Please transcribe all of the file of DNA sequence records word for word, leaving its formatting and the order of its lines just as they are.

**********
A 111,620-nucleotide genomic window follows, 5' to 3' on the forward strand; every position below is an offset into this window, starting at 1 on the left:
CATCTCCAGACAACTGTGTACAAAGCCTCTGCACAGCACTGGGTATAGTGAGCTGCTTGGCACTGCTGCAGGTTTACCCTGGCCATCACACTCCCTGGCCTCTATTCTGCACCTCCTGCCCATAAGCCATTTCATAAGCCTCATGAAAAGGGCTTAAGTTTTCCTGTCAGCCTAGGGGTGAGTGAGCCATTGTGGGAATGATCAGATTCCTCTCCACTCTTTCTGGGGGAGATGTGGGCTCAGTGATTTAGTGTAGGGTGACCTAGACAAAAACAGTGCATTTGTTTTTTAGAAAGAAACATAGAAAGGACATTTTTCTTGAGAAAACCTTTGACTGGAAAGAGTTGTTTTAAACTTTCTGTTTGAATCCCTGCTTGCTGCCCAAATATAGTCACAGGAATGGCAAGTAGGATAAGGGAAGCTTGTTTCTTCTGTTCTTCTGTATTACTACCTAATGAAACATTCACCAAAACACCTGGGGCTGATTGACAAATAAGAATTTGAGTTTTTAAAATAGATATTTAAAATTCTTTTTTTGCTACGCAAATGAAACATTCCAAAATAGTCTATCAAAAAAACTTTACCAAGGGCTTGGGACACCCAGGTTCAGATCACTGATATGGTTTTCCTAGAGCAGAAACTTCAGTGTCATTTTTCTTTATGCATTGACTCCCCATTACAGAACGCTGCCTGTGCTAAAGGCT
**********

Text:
A 111,620-nucleotide genomic window follows, 5' to 3' on the forward strand; every position below is an offset into this window, starting at 1 on the left:
CATCTCCAGACAACTGTGTACAAAGCCTCTGCACAGCACTGGGTATAGTGAGCTGCTTGGCACTGCTGCAGGTTTACCCTGGCCATCACACTCCCTGGCCTCTATTCTGCACCTCCTGCCCATAAGCCATTTCATAAGCCTCATGAAAAGGGCTTAAGTTTTCCTGTCAGCCTAGGGGTGAGTGAGCCATTGTGGGAATGATCAGATTCCTCTCCACTCTTTCTGGGGGAGATGTGGGCTCAGTGATTTAGTGTAGGGTGACCTAGACAAAAACAGTGCATTTGTTTTTTAGAAAGAAACATAGAAAGGACATTTTTCTTGAGAAAACCTTTGACTGGAAAGAGTTGTTTTAAACTTTCTGTTTGAATCCCTGCTTGCTGCCCAAATATAGTCACAGGAATGGCAAGTAGGATAAGGGAAGCTTGTTTCTTCTGTTCTTCTGTATTACTACCTAATGAAACATTCACCAAAACACCTGGGGCTGATTGACAAATAAGAATTTGAGTTTTTAAAATAGATATTTAAAATTCTTTTTTTGCTACGCAAATGAAACATTCCAAAATAGTCTATCAAAAAAACTTTACCAAGGGCTTGGGACACCCAGGTTCAGATCACTGATATGGTTTTCCTAGAGCAGAAACTTCAGTGTCATTTTTCTTTATGCATTGACTCCCCATTACAGAACGCTGCCTGTGCTAAAGGCT